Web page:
This year, the first Japanese driver, Takuma Sato, won the Indianapolis 500, only 107 years after the first race.
It was 1911, the first time the cars of Indy screamed around the track. Back then it was a different event, one that didn’t take long to turn into an industry.
When Carl Fisher, a car dealer from Indiana first imagined the racetrack we know today as “Indy, he never could have imagined the enterprise that would arise around his little test track.
They eat them in the world’s largest spectator sporting facility, big enough to house Churchill Downs, Yankee’s Stadium, the Rose Bowl, the Roman Colosseum, and Vatican City within its border.
It’s 253 acres of land. To make the big race 500 miles, it takes cars 200 laps on the 2.5-mile circuit. Twice in history, drivers have lost their lead in the 199th lap.
Had they not lost, they would have won a sterling silver trophy, the Borg-Warner, which cost $10,000 to make in 1935 but is now worth over a million dollars. Today’s winners take some prize money: $2.5 million.
It’s safe to say this much more than the event Fisher envisioned.
A Test Track
The problem with testing cars around the turn of the century was the crummy roads. If we paved roads, they were bumpy cobbled affairs. There was no good place to test the performance of new cars, so Fisher proposed a testing facility in 1906.
At that time, the racetrack was far from the city of Indianapolis. It wasn’t exactly in Detroit either. None of that mattered once they got the cars to the track.
Between 1909 and 1911, they did exactly that. Manufacturers pitted their cars against one another to showcase their engineering.
Spectators, at the time, were more of an afterthought. It wasn’t until Fisher and his partners decided to organize a more formal race that they started to see the potential.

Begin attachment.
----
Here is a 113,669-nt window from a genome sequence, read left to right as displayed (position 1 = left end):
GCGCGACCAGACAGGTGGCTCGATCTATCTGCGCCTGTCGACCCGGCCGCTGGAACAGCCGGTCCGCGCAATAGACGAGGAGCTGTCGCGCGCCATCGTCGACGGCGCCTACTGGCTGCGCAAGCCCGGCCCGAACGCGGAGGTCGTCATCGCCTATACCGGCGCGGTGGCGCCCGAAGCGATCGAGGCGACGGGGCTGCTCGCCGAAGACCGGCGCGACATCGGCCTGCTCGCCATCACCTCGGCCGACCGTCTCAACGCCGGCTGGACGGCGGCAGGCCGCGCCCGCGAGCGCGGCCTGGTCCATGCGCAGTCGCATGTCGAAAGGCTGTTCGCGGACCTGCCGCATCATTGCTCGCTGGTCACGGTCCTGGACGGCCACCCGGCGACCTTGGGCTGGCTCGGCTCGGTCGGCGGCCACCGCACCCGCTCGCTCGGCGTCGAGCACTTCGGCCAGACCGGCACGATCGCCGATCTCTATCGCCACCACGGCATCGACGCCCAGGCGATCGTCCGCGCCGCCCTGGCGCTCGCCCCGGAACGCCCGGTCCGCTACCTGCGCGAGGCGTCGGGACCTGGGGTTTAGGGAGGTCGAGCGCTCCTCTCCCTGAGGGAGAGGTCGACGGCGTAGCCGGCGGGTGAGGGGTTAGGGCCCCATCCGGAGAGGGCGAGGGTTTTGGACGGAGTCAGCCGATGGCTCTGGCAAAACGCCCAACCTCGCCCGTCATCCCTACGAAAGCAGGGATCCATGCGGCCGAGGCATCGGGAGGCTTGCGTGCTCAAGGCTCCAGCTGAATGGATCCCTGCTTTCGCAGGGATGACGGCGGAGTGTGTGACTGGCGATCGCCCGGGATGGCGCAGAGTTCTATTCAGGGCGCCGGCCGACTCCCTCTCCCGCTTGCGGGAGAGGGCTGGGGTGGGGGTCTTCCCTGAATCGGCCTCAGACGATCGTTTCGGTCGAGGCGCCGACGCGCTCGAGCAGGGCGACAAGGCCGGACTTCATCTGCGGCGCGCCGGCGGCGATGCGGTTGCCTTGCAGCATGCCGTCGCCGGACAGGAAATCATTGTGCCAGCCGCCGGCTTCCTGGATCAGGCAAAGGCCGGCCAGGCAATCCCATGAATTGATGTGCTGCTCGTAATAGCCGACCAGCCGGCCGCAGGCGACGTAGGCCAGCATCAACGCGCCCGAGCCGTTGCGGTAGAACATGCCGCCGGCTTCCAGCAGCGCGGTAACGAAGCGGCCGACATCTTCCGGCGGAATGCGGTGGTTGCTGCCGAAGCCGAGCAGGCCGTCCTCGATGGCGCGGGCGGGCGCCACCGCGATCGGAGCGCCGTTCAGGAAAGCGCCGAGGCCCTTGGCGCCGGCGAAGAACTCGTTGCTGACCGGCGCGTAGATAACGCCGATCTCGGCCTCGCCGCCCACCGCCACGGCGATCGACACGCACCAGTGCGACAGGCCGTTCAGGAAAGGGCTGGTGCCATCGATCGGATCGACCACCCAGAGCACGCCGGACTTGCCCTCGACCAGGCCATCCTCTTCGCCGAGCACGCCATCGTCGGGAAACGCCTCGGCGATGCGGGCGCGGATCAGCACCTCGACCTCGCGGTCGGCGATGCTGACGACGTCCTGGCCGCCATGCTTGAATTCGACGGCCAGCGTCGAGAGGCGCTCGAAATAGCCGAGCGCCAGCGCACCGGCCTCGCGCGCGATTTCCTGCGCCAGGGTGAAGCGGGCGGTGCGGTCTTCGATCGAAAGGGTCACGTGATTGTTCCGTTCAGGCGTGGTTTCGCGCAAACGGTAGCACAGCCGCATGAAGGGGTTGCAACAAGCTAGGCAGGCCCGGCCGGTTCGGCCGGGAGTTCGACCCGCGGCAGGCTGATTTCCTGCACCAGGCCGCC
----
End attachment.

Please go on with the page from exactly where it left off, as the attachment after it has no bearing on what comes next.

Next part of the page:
That was in 1911…
On that first race day, 40 cars lined up on the starting line. They would battle for over six hours to win first prize, over $14,000.
The man who took it was Ray Harroun, the guy who first used a rear-view mirror. At the time, drivers rode with a mechanic, a rider whose primary job was to advise the driver of what he couldn’t see.
Harroun eliminated the mechanic with a mounted mirror. It barely worked, shaking too ferociously to use, but the loss of dead weight gave him enough edge to take the prize.
The runner up to that first race, Ralph Mulford, argued that he won the race due to an accident 13 laps into the race, but organizers didn’t agree.
Harroun retained his title as the first winner.
Competition in the race immediately increased. Harroun average 74.59 mph to win the first race. By 1922, that pace would have landed him in 10th place.
By 1930, the race would look much like it does today. Only drivers backed by money and technology would race. The cars were all specially designed for that race.
Fisher’s dream of a testing track was on its way to being something so much more.
The win by Takuma Sato resulted in the termination of one reporter for the Denver Post, Terri Frei, whose employer felt his racist tweet warranted action. Frei has since apologized, but who cares? Moving on…There is something so American about an event where anyone with the guts to compete can take it all.